3. Physicians and other qualified providers can now give free telehealth equipment or other technology to patients receiving at-home dialysis which is reimbursable by Medicare.  As long as the following conditions are met, the Civil Monetary Penalties Law will not have been violated:

  • The telehealth technologies are not part of an advertising or solicitation campaign.
  • The technology is provided for the individual’s ESRD by furnishing telehealth services.
  • The provisions for the telehealth technology meet any other regulations set by the CMS.

4. Some of the most significant changes to telehealth services included in the Bill include expanding coverage for stroke telemedicine, by removing many of the originating site restrictions for telestroke care. Starting January 1, 2019, facility and geography requirements for originating sites will not apply for evaluation, diagnosis or treatment of acute stroke symptoms if delivered at certain sites, such as a hospital, critical-access hospital, mobile stroke units or other sites determined appropriate by the Health and Human Services Department (HHS). The patient’s own home is under consideration as an originating site as well.

5. Historically, Medicare Advantage (MA) providers have not been as quick to cover telehealth to the extent offered by some other managed plans. This will soon change as MA plans will be able to now offer telemedicine benefits beyond what would be payable under Medicare Part B.

Telehealth survey updates and takeaways

According to a recent survey update by Epstein Becker Green, CMMS reported a 28 percent increase in Medicare payments for ntelehealth services. Following additional telehealth private payer legislation in 31 states as well as the District of Columbia, leads HHS to estimate that 61 percent of healthcare institutions and providers are using some form of telemedicine services.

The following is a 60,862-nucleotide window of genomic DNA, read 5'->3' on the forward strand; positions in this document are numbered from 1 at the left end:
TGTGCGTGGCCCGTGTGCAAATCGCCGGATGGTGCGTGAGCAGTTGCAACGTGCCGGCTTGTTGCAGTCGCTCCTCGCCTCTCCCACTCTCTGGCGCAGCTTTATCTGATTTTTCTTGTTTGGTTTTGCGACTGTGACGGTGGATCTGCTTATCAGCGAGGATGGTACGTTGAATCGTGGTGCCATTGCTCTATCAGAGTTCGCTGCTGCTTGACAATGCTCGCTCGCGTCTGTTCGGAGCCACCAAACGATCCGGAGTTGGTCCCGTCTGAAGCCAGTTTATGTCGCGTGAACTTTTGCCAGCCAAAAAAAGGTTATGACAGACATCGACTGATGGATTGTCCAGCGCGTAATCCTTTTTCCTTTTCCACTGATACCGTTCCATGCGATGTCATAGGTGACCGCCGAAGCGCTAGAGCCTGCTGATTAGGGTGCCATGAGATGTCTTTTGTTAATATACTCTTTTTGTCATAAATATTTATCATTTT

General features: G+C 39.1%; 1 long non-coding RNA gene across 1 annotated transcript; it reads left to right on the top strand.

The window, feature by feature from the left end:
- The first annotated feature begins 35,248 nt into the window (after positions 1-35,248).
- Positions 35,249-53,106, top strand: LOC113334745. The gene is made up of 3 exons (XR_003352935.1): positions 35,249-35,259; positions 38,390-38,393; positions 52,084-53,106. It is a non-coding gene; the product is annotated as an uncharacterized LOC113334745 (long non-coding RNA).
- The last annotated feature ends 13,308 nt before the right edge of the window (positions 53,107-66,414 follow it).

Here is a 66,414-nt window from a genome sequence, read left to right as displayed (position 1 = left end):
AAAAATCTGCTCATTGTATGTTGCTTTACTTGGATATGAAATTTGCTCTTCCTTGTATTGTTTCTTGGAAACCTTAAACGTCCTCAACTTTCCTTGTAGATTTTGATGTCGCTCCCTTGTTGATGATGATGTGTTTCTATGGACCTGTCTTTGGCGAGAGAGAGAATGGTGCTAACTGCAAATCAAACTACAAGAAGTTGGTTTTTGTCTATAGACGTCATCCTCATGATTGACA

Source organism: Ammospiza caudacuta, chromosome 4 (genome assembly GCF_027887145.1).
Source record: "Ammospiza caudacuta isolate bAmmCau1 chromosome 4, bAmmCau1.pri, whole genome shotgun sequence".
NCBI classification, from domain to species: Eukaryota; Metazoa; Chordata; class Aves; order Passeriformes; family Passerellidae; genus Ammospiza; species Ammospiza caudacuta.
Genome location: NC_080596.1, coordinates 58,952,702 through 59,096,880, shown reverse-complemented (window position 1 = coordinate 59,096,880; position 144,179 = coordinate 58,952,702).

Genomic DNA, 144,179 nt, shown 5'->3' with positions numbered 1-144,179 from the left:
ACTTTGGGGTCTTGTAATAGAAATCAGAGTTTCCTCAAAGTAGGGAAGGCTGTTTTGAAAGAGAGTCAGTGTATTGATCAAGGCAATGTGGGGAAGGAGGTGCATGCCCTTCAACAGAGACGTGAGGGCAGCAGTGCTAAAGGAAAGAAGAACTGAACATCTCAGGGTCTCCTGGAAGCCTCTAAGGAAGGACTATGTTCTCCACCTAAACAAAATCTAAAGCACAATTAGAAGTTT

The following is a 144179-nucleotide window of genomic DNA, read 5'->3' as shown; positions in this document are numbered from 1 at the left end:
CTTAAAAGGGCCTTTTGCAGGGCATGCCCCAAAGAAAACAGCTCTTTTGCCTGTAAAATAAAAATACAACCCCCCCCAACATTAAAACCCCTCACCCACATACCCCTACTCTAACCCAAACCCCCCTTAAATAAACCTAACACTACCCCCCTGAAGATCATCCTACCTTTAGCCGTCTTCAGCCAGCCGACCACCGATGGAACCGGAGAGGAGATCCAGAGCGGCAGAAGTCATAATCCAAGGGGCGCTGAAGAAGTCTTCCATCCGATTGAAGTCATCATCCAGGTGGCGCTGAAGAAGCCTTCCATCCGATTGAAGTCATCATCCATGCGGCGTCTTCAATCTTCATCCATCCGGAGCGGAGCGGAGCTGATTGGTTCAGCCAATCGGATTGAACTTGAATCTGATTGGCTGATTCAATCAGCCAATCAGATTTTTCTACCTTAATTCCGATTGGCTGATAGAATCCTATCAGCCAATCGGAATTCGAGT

The report also mentioned that five states in particular, including New Jersey, New York and West Virginia, had expanded telepsychiatry services. These included expanded access to mental and behavioral medications, clarification of telemedicine mental health services (New York) that expanded statements on the state’s health department website into new rulings. 

One important note: providers practicing in more than one state need to be especially aware of each state’s licensure, insurance and telehealth / telemedicine laws, including prescriptions, to ensure full regulatory compliance.

How can a medical billing service help with telehealth billing?

Since 2002, M-Scribe has helped practices improve their reimbursement revenues through experienced staff working with the latest technology. Always on top of the latest regulations and trends, we can work with whichever software your practice uses.

Because telehealth billing is evolving and will continue to do so as technological advances change the face of medical care delivery, partnering with M-Scribe is one of the smartest moves a practice can take. Contact us at 888-727-4234 or email for a free analysis of your practice’s needs and revenue goals.